We recently asked four Edgewood College students what advice they would give to new students as they transition from high school to college. We’re pleased that our sample includes a freshman, sophomore, junior and senior. Here’s their advice.
All my advice will probably seem very obvious, but there are some easily overlooked basics when it comes to studying. First: get organized. I was fairly disorganized my freshman year. I never used a planner or an assignment notebook back in high school. My homework would be written down on random pages of spirals and all my papers were hanging out somewhere in a backpack or desk drawer.
Since I started using a calendar/planner after freshman year, I’ve been much more organized in general. It seems obvious enough, but I know some who still don’t use one, even as college gets more hectic towards graduation. I can’t imagine balancing readings, papers, exams, work, and events without seeing it written down in front of me. Keep a nice filing system and a folder for each class in your room. You’ll be much less stressed when it’s time to sit down and write a paper. It helps with procrastination, too.
Another basic tip: it’s best to get work done in complete solitude. Maybe some quiet music, but definitely no TV. Take a couple breaks while writing a big exam. Reward yourself after getting a significant portion done, or after tackling some monumental argument in the paper. It helps to step back from your work a little bit and collect the thoughts so you can return to it a little more clear-headed.
1. Time Management – College schedules are a lot different than high school. It may seem like you have a lot more free time during the day, but it’s easy to stretch yourself too thin with things like homework, work, and keeping up with friends and relationships. If you can have a pretty good weekly schedule and stick to it (for the most part), getting things done will be a lot easier.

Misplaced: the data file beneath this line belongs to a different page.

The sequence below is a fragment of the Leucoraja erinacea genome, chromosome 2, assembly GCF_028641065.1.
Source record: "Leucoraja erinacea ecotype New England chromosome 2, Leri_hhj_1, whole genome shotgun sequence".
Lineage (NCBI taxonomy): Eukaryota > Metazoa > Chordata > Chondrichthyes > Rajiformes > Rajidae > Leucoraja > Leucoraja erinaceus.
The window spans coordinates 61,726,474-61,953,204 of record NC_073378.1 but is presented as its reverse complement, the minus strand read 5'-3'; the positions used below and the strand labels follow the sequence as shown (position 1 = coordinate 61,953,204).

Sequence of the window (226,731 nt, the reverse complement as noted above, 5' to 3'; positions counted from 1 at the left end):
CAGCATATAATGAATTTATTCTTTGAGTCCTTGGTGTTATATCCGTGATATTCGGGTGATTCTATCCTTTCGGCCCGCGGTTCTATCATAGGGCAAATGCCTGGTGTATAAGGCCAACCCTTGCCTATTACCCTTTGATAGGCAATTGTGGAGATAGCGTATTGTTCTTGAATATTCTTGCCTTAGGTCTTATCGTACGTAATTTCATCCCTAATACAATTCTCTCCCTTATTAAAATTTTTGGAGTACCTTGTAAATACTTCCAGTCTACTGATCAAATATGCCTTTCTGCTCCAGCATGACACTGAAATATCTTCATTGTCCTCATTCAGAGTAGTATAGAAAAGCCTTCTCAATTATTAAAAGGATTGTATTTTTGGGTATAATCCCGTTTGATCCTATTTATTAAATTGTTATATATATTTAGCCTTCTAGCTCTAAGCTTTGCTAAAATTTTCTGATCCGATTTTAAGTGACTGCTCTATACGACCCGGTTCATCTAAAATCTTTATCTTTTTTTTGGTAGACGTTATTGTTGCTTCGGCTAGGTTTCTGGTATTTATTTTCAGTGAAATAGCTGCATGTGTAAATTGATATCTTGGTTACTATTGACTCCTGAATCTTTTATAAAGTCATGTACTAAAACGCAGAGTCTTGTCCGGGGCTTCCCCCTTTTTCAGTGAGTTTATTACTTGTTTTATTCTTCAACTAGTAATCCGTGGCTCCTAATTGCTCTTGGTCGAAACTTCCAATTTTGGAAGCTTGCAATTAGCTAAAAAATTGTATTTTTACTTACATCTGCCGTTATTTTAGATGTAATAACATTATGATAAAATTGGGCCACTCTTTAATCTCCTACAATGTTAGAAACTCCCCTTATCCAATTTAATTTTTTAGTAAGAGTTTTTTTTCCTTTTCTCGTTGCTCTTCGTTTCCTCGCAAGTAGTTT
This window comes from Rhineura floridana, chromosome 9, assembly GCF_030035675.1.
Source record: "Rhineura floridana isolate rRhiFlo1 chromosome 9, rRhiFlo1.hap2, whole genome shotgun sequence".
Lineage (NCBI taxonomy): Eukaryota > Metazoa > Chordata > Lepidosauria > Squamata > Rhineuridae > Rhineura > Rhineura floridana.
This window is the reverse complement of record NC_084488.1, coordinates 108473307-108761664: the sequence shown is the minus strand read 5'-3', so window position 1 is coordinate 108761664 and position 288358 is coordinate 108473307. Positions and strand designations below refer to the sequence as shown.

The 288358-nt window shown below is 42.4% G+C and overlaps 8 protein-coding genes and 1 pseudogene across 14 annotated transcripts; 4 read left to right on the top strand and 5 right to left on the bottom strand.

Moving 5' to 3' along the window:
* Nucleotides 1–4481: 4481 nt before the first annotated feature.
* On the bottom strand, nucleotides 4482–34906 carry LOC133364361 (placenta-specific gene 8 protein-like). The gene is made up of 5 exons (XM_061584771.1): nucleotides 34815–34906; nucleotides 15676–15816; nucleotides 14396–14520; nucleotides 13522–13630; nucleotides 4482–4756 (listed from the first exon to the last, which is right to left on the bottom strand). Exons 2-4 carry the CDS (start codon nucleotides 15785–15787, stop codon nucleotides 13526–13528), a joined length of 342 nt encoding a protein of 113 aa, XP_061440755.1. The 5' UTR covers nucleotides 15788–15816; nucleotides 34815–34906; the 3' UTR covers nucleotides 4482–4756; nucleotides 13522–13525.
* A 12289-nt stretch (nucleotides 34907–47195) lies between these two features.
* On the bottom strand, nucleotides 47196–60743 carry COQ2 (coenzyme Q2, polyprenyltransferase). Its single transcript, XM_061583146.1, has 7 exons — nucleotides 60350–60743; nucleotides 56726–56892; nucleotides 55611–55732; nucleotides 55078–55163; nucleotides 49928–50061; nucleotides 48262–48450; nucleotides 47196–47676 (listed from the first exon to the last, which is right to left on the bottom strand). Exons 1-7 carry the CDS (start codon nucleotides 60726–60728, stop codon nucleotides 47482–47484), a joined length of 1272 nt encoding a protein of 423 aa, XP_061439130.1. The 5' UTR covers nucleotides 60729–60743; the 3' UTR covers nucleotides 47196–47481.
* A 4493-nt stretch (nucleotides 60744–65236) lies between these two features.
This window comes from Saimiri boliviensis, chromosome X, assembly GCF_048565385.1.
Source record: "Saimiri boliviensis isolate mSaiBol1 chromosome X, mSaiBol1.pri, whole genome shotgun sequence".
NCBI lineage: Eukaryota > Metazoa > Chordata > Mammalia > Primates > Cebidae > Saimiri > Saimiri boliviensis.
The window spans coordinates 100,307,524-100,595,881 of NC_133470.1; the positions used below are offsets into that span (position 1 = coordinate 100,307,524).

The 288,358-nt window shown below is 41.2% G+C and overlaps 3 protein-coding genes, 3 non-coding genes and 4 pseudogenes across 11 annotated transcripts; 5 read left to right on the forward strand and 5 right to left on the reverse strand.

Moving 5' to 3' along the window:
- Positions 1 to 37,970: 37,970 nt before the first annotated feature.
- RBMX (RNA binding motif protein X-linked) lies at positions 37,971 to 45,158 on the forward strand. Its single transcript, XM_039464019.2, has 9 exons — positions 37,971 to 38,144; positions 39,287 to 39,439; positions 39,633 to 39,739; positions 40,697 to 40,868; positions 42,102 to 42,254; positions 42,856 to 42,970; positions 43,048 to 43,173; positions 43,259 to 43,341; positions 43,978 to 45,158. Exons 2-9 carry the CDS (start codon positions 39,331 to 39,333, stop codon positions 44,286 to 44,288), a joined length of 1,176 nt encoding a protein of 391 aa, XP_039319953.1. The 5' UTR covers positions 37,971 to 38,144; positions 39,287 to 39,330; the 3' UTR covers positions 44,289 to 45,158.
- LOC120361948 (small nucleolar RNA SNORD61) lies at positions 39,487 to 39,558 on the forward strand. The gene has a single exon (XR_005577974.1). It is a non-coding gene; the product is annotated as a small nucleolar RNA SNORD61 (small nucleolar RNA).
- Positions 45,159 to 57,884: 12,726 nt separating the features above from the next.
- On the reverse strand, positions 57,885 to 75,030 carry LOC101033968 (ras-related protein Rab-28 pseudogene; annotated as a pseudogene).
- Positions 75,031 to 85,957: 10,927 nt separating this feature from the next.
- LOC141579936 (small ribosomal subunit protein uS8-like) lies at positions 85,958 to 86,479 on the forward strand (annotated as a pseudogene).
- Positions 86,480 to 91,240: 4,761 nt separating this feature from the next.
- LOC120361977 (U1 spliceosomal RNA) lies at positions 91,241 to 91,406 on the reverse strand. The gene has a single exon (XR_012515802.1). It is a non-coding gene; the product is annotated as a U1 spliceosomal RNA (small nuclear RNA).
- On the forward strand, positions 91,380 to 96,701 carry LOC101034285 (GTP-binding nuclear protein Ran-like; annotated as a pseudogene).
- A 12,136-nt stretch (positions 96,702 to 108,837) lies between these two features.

2. Meet everyone you can – If you start out being friendly and introducing yourself to the people around you, forming friendships will become easier. At move-in, walk around, look at other people’s rooms and get to know your neighbors, as well as people from other dorms. Edgewood is small enough that it’s easy to keep up with the people you meet and it’s more than likely you’ll see them again and again throughout college.
3. Be patient – Things don’t always go the why one would want them to, and college is no exception. It’s challenging trying to adjust to new people, new buildings, new food, and schoolwork on top of regular life. But it’s important to remember everything takes time to get used to, and patience is key.
When it comes to studying, I think every college student faces the same problem: procrastination. I’m guilty of it, and I’ve heard all my friends complain about it, too. With all the free time that comes with college, it’s so easy to opt to do something relaxing and fun rather than study. Every week I see people cramming study time into their Sunday nights after they put it off all weekend, or pulling an all nighter before a big exam. The best way to avoid this is time management. For me, making a schedule and sticking to it is about the only thing that works. I have to keep my schedule pretty tight; otherwise I tend to ignore homework until the last minute.